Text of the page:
Years in development at some of Square Enix’s biggest Western studios, Marvel’s Avengers has been a huge flop for the company. In an earnings call, president and CEO Yosuke Matsuda admitted that Square Enix had to write down 11 billion yen in losses associated with Marvel’s Avengers, both in terms of development and marketing.
That’s around $105 million or £80 million.
It’s fair to say that’s a pretty huge blow to the company’s finances. In fact, Matsuda-san goes on to say in the Q&A portion of the call that their sub-segment of ‘HD Games’ (which includes traditional console titles like Final Fantasy VII Remake) would have been profitable without Avengers’ flop.
Absent factors associated with “Marvel’s Avengers,” the sub-segment would have been in the black. In addition to the amortization of that game’s development costs, another significant factor associated with the title was the fact that we undertook a major advertising campaign at the time of its launch to make up for delays in our marketing efforts resulting from the COVID-19 pandemic. There is a certain amount of development costs still to be amortized in 3Q, but we want to recoup it by growing our sales going forward.
Marvel’s Avengers was originally planned for release back in May of this year, but was delayed back in January. When it eventually launched in September, it failed to set the critical or commercial worlds alight – here’s our Marvel’s Avengers review – no doubt leading to a little soul searching within the company.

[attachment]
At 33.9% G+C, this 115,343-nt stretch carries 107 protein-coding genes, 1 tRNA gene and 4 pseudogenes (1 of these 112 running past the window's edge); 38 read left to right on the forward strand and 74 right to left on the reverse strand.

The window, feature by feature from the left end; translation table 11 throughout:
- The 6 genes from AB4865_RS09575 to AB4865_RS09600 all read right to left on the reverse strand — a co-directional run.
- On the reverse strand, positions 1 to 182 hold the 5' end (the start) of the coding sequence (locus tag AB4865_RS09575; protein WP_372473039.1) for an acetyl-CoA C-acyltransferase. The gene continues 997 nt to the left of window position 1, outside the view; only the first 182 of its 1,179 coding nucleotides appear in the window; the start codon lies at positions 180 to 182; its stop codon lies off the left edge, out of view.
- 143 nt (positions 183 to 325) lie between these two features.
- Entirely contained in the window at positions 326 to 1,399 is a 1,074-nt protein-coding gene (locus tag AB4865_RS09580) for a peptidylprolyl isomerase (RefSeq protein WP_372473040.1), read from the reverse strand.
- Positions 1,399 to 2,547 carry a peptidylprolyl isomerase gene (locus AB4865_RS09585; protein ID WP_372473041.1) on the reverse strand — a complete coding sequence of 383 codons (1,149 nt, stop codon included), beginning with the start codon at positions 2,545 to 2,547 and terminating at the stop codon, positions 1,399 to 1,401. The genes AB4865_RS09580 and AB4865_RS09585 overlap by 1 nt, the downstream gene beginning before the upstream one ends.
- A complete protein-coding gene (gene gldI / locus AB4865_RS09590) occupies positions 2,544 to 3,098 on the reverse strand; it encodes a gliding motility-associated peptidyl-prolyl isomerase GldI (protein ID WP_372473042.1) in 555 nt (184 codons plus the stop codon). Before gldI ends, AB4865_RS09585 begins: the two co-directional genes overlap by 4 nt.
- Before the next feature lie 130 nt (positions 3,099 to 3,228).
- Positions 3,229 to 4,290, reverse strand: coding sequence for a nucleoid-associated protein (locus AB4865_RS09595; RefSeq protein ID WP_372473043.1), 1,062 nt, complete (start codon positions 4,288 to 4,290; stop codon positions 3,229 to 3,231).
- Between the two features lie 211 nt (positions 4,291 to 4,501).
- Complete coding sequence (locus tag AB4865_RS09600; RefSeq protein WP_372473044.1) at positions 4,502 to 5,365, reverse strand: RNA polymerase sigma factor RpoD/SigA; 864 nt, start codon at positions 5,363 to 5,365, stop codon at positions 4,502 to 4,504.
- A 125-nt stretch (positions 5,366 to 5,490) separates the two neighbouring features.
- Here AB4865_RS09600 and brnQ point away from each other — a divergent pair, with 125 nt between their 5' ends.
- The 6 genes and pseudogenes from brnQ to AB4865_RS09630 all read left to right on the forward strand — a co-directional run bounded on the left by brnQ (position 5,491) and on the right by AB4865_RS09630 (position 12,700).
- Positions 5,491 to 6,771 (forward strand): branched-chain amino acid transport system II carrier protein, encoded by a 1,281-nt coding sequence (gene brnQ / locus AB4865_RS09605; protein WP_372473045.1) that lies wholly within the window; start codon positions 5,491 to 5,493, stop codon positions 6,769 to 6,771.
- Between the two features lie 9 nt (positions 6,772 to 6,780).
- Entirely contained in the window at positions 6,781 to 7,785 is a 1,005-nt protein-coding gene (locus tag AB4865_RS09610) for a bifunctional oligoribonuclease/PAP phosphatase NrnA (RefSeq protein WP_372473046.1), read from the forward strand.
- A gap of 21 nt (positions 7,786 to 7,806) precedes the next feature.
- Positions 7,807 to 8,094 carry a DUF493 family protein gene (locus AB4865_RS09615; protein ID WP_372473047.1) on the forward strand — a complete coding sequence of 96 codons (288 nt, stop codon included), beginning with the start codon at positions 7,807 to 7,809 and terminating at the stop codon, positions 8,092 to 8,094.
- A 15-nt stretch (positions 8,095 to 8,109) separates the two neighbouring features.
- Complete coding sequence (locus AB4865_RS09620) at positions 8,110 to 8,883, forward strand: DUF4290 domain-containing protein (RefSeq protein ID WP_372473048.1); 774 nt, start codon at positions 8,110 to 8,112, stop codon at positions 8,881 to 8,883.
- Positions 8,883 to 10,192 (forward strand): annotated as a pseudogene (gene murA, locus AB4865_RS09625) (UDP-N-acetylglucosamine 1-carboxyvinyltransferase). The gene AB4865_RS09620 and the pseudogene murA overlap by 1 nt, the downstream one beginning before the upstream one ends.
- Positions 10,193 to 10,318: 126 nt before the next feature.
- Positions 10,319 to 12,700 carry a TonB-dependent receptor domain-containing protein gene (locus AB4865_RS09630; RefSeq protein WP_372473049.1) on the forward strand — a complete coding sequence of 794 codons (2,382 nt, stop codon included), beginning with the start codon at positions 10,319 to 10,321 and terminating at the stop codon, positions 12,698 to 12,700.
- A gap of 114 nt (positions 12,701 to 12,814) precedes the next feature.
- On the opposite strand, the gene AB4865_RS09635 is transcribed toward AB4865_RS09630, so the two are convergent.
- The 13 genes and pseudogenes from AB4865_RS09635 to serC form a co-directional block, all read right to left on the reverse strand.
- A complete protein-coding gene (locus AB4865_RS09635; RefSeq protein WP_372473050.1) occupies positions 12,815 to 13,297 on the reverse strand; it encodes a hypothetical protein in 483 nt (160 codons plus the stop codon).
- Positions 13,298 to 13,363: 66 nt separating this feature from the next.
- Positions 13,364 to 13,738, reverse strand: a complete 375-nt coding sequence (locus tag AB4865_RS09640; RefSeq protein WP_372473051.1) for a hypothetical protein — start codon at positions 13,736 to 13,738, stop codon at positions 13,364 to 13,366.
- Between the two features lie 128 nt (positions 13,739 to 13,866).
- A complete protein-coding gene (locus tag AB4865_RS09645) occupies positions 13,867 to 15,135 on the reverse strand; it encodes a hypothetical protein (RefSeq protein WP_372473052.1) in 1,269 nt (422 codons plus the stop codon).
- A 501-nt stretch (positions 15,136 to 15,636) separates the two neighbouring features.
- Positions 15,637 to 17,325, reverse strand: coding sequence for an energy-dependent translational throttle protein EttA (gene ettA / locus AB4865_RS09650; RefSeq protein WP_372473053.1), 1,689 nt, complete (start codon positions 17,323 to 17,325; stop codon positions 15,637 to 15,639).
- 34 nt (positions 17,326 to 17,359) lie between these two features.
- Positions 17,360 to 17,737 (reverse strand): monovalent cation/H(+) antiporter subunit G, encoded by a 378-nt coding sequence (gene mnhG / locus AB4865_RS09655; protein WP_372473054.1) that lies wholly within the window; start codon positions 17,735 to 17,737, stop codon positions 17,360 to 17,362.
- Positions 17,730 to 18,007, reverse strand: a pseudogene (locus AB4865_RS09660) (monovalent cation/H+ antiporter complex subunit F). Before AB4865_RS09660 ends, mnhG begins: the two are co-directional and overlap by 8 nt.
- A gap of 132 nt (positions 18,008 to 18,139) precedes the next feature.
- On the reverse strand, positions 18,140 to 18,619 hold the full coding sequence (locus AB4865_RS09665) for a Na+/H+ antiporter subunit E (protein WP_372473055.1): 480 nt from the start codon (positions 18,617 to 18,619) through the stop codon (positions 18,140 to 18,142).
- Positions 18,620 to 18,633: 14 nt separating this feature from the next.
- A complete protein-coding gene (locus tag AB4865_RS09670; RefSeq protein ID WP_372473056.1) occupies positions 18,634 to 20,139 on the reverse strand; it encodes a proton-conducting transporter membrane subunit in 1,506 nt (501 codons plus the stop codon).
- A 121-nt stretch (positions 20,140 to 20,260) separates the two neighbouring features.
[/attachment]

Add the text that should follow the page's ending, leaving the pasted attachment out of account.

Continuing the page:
Personally, I think a part of the reason is simply a lack of understanding over what Marvel’s Avengers actually is, and a little confusion when you get into the game in how it’s all put together. The game was revealed with the bombastic ‘A-Day’ events that set the game’s story in motion, but this whole sequence is purely a tutorial for the game’s basic controls. We were left asking what kind of game it wanted to be for almost a year after the E3 2019 gameplay reveal.
Not only that, but it focusses so heavily on the core Avengers characters , when the lead character through much of the story is actually Kamala Khan, AKA Ms. Marvel. While a Games as a Service title with many narrative drops, a lot of the game is focused around solo play as opposed to co-op multiplayer like Destiny and The Division. Oh, and then there was the fuss caused by Spider-Man being made a PlayStation exclusive character.
While the original delay to September cannot be attributed to the challenges of 2020, the subsequent delays can be. The first narrative episode featuring Hawkeye protege Kate Bishop was pushed back and will now launch in early December, and you have the delay of the PlayStation 5 and Xbox Series X|S enhanced versions of the game to 2021.
It is still a fun action brawler, there is a solid comic book story that it tells, and there’s definitely been a lot of thought put into making sure there’s regular content coming to the game, but it just never managed to capture the imagination of punters. The hope for Square Enix is that, as with Destiny and The Division, the game can turn a corner and get more people to invest in its ongoing story and gameplay.